- Music Reviews
- August 17, 2018
Out of the Blues (Concord Records). Review by Bob Pomeroy.
The Smashing Pumpkins’ return to glory is weird but brilliant. Jen Cray basks in over three hours of nostalgia and artistry.
Co-headliners 3 Doors Down and Collective Soul with Soul Asylum rode the Rock & Roll Express into Jacksonville. Michelle Wilson caught the second night of the tour.
Two artists look at fathers and sons – Doug Hoekstra experiences Springsteen on Broadway.
Tedeschi Trucks Band kicked off their Summer Wheels of Soul Tour with a hometown show in Jacksonville. Michelle Wilson rolled in right behind them to capture the event.
The ’60s legends celebrate their friendship on a tour to promote Everybody Knows. Roi Tamkin was there.
Singer/songwriter Whitney Ann Jenkins discusses gun control and the Parkland tragedy that inspired her new single.
Back Where It All Begins – Dickey Betts makes a triumphant return to Macon, Georgia. Michelle Wilson was there to capture the magic.
Norway has a thriving jazz scene fueled by an obsession with innovation and generous support for the arts. Let’s take a look at three recent releases that explore the range of new sounds from Norway.
Joe Bonamassa mesmerizes outdoor concertgoers in St. Augustine, Michelle Wilson included.
Meet the stray dogs of Athens and learn about the collapsing Greek economy.
Early 1970’s giallo thriller from Sergio Martino gets a U.S. video release in a loaded Blu-Ray from Arrow Video.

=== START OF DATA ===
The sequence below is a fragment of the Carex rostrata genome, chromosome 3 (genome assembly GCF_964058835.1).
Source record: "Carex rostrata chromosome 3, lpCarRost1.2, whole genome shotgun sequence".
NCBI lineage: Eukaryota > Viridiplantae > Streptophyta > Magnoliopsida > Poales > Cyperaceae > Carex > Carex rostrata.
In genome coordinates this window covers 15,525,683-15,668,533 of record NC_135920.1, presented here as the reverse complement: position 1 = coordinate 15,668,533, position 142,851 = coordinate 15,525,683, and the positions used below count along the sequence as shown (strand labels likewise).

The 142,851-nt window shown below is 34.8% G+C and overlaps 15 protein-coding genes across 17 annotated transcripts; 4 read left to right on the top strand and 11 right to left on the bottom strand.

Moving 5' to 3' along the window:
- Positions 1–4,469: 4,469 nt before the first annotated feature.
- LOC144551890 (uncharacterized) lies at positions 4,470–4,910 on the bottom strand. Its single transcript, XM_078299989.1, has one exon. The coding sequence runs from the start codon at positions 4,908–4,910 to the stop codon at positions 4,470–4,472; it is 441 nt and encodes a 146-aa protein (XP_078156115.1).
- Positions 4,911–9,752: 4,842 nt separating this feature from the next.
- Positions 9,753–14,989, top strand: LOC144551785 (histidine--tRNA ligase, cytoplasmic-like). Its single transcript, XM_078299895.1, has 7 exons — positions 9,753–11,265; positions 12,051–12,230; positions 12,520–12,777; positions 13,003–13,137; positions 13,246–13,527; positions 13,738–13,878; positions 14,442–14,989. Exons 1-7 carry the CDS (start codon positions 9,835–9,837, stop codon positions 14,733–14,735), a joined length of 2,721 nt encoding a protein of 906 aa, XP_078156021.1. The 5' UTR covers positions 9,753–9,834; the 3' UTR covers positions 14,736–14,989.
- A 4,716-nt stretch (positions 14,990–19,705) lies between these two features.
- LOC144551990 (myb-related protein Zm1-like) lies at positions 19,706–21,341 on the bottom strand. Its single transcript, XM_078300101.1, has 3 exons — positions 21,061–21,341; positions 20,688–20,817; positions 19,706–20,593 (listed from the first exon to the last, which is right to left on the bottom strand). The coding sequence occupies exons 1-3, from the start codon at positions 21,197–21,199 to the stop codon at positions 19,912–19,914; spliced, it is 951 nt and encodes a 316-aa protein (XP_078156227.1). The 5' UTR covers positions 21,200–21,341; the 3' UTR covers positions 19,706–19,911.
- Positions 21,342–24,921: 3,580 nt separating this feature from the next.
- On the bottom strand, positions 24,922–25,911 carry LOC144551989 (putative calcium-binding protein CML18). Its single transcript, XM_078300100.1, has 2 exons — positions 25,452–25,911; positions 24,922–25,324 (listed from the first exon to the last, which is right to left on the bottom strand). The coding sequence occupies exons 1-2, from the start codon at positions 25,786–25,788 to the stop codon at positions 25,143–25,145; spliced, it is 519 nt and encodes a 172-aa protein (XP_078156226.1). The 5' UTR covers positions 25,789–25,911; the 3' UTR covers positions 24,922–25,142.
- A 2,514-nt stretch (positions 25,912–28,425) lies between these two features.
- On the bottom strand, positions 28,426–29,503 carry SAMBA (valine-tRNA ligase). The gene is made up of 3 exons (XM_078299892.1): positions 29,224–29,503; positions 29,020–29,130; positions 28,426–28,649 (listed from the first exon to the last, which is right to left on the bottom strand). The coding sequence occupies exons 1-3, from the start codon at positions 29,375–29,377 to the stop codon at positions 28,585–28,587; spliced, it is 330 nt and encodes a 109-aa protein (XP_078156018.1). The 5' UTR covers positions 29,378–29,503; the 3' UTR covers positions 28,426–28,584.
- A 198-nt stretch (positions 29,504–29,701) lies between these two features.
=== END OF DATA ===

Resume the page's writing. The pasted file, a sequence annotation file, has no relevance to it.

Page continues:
A low budget indie horror film shot in the Old West. It features a mutant sheep embryo and a crooked land grab and hookers with hearts of gold.
A detailed look into Buster Keaton during his glory days of early cinema as told by contemporary reviews.
Cartoonish clown from outer space kidnap small town yokels and wrap them in delicious cotton candy.
Secret organizations are buying up the American political process and you are NOT going to be happy with the result in this charged political documentary.
A pulp writer gets sucked into a real murder in this stylish but slow 1970’s light weight thriller.
H.G. Lewis’ southern-fried splatter classic gets the deluxe Blu-Ray treatment from Arrow Films.
Boy meets girl, then they fall in love. What could be nicer than that? Oh, I don’t know. Different genomes, perhaps?
The infamous “Japanese Dracula” films from the early 1970s have come out of the shadows thanks to a new box set from Arrow Video.
New Universe (Sony). Review by Andrew Ellis.
Naked Baby Pictures (Caroline). Review by brYan Tilford
Natalie Merchant’s return to the road after a seven-year holiday finds her in better form that ever, as Jen Cray can attest.
Seijin Suzuki’s wild ride into stylized action masterpieces begins with the curious B-movie, Detective Bureau 2-3: Go to Hell Bastards.
The Ellen Cherry Primer (Ellen Cherry). Review by Matt Cibula.
Event Review by Carl F Gauze
Satanic Panic in the Attic (Polyvinyl). Review by Jason Feifer.
Foiled (Universal/Brando). Review by Andrew Ellis.
Goodbye Swingtime (Accidental). Review by Bill Campbell.
Feature by Ronny Elliott
Race Riot Suite (Kinnara Records). Review by James Mann.
Cruel Melody (I am: Wolfpack). Review by Jen Cray.
The Dao Son For (Country Club). Review by Anton Warner.
Soul Sista (MCA). Review by Bill Campbell.
From ’80s technicolor hair explosion to bluesy vocal grit — Kirby Raine talks to singer/songwriter Lorraine Devon Wilke.
The Who, with Unamerican, at the Ice Palace in Tampa, FL on September 26, 2000. Concert review by Lee Ann Leach.
Feature by Jason Feifer
Split (Deep Elm). Review by Daniel Mitchell.
Songs of Love & War (Second Shimmy). Review by Bob Ham.